Eighteen Mile Peak, 11,185’ is the highest point on the Continental Divide between Banff, Alberta and the heart of Wyoming’s Wind River Range. Reaching to the sky from the remotest region of Southwest Montana, the sprawling sagebrush choked Big Sheep Creek Basin, the topography in the shadow of the peak is long on scenic beauty and short on human presence. Large ranches are well scattered and for the most part out of sight. Time has stood still here.
And as it is part the Beaverhead Range that defines the Montana-Idaho frontier for more than 175 miles, its north and south ridges and summit carry the border as well as the Divide.
Trees on the mountain, except in pockets, are sparse and views expansive for the entire ascent. From the summit, numerous mountain ranges in Idaho and Montana soar in every direction. On the near eastern horizon, the Tendoys, Lima Peaks and Red Conglomerates make their presence abruptly known.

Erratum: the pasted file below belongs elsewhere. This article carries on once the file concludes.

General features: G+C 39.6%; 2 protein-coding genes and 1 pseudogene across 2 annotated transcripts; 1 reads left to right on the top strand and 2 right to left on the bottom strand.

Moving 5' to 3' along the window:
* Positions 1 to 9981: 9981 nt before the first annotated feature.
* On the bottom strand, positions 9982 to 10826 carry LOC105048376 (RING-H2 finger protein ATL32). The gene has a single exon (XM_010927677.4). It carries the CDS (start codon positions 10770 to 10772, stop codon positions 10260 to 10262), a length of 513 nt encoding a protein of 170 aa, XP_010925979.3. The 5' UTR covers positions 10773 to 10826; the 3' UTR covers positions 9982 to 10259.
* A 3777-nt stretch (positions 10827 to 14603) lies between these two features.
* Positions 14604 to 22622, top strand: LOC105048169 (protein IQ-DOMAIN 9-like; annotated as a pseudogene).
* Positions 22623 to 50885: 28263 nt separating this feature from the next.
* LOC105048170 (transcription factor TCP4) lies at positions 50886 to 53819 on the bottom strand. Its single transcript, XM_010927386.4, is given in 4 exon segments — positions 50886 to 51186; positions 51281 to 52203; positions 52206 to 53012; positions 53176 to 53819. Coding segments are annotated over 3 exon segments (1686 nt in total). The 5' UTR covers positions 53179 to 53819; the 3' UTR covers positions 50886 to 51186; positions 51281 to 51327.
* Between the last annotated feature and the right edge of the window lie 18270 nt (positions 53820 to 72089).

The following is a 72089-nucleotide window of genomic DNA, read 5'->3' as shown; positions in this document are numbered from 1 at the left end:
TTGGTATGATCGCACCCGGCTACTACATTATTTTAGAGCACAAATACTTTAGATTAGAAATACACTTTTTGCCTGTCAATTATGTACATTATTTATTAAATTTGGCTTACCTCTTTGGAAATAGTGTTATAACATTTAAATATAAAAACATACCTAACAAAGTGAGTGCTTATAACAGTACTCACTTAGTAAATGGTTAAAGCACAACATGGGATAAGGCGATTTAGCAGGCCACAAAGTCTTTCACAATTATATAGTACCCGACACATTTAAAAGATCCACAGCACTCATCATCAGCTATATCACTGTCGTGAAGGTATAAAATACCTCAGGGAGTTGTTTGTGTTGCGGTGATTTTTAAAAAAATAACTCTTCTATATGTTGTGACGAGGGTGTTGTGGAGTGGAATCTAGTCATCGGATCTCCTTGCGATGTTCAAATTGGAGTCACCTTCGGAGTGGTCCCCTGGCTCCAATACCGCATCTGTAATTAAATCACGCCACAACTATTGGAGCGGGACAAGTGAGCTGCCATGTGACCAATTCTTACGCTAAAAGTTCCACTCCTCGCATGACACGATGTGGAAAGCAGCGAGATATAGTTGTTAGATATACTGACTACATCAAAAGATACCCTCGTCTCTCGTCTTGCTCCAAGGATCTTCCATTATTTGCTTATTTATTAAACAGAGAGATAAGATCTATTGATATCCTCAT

Further down range to the south, Italian Peak, Montana’s southernmost point is clearly visible. The sunset side shows Idaho’s Lemhi Range and its loftiest apex, 12,195’ Diamond Peak. To the north the distant high peaks of the East Pioneers are visible.
Perhaps it can be said that the panorama from atop this prominent pinnacle exhibits a microcosm of the interior mountain west and serves as a live textbook view of basin and range geography; wide valleys edged by quickly ascending mountains.
Big Sheep Creek Basin and the approaches to Eighteen Mile are best reached by way of the Big Sheep Canyon Road west of Dell and just north of Lima. Scrambling up the northeast ridge is the easiest way to scale the mountain.